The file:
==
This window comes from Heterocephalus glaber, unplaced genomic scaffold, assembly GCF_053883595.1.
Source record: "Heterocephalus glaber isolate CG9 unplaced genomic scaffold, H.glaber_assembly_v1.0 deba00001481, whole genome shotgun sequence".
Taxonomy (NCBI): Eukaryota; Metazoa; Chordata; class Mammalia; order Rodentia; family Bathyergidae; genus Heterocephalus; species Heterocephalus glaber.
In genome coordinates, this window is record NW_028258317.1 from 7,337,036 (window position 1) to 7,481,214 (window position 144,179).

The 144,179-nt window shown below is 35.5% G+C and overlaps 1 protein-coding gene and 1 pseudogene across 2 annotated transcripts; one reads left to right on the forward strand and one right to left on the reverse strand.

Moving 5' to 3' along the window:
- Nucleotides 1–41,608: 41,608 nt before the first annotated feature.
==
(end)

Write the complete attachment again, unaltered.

This window comes from Heterocephalus glaber, unplaced genomic scaffold, assembly GCF_053883595.1.
Source record: "Heterocephalus glaber isolate CG9 unplaced genomic scaffold, H.glaber_assembly_v1.0 deba00001481, whole genome shotgun sequence".
Taxonomy (NCBI): Eukaryota; Metazoa; Chordata; class Mammalia; order Rodentia; family Bathyergidae; genus Heterocephalus; species Heterocephalus glaber.
In genome coordinates, this window is record NW_028258317.1 from 7,337,036 (window position 1) to 7,481,214 (window position 144,179).

The 144,179-nt window shown below is 35.5% G+C and overlaps 1 protein-coding gene and 1 pseudogene across 2 annotated transcripts; one reads left to right on the forward strand and one right to left on the reverse strand.

Moving 5' to 3' along the window:
- Nucleotides 1–41,608: 41,608 nt before the first annotated feature.